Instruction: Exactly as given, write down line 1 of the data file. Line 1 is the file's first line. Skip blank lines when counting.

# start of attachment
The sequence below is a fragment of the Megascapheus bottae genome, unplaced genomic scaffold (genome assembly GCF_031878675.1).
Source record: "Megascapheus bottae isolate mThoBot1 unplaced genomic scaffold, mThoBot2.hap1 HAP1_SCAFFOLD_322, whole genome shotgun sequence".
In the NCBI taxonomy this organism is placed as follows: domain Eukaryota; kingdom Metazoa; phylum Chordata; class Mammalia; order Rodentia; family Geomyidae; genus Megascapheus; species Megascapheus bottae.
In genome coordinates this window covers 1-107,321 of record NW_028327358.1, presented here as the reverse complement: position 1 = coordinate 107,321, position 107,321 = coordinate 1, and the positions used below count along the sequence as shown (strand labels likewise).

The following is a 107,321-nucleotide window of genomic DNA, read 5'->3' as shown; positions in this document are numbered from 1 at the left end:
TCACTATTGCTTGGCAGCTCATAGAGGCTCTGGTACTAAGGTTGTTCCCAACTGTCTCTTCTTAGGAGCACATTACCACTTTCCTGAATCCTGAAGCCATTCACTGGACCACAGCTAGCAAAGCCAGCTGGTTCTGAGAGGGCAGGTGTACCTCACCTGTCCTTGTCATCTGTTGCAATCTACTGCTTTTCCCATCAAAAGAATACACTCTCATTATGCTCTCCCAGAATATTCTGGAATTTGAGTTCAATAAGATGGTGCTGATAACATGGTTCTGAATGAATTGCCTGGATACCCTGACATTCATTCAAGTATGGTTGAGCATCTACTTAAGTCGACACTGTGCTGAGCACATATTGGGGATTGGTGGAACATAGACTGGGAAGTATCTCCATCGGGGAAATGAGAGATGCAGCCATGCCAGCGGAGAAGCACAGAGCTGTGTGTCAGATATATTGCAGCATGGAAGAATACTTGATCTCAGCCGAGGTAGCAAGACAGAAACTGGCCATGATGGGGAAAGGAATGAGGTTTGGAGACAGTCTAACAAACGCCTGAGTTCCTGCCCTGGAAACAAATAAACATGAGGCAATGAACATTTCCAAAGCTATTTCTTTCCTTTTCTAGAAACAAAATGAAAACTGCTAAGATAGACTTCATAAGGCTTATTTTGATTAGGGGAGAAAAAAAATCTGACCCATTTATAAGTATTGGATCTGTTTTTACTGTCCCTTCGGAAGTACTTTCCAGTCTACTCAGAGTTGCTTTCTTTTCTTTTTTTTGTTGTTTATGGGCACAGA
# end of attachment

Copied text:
The sequence below is a fragment of the Megascapheus bottae genome, unplaced genomic scaffold (genome assembly GCF_031878675.1).